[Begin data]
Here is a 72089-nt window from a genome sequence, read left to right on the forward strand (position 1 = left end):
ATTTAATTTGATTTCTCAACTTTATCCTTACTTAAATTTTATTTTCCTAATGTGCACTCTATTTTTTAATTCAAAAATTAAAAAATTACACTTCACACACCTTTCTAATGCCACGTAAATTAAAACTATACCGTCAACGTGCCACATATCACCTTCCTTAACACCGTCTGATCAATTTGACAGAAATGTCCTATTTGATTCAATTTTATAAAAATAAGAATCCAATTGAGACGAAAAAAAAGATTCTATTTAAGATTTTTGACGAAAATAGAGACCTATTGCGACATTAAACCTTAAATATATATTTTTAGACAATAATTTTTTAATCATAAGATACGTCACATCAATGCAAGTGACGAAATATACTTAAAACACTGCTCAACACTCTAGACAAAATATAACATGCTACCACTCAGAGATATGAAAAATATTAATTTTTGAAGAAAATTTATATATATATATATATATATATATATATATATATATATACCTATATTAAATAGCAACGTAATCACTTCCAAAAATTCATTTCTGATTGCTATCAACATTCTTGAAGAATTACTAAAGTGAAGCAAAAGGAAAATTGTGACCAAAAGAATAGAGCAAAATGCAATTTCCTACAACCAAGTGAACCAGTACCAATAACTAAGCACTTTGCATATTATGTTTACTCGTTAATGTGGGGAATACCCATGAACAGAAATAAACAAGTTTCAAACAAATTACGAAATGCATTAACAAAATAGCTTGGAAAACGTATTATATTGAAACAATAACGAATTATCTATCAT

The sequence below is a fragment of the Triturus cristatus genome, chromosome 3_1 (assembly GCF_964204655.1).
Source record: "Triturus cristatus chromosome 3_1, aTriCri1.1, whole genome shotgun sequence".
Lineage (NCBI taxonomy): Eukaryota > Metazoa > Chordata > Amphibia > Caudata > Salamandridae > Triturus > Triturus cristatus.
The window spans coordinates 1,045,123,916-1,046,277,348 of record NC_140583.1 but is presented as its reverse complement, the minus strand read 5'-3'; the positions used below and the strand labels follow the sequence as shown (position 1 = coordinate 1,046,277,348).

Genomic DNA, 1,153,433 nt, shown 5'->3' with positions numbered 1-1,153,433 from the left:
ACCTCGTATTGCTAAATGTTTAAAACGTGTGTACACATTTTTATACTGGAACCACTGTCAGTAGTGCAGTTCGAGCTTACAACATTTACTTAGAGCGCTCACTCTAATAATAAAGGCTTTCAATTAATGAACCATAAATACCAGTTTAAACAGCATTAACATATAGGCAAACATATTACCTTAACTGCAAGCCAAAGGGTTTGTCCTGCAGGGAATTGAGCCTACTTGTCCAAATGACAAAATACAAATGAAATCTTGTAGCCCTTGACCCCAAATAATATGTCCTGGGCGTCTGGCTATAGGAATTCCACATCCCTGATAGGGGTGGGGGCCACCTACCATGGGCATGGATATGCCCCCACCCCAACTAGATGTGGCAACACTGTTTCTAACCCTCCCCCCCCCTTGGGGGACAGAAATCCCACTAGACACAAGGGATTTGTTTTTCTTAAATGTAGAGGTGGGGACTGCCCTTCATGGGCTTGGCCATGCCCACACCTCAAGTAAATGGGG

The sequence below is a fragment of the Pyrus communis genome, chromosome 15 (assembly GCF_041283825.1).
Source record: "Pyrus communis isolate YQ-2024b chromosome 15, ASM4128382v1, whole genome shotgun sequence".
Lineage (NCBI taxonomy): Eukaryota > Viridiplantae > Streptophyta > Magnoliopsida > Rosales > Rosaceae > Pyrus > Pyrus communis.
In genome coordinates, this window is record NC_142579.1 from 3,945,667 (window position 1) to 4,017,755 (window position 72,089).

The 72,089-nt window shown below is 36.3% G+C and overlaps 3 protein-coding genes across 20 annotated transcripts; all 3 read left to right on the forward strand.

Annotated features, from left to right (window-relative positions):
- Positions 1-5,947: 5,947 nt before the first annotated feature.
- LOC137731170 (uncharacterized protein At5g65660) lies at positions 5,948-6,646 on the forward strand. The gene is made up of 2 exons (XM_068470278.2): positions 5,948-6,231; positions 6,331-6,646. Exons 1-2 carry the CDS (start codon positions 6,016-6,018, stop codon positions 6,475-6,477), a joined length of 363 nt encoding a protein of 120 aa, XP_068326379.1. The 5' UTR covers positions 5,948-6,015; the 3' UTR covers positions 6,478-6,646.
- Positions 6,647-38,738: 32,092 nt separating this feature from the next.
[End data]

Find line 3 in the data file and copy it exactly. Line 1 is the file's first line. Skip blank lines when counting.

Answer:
The sequence below is a fragment of the Triturus cristatus genome, chromosome 3_1 (assembly GCF_964204655.1).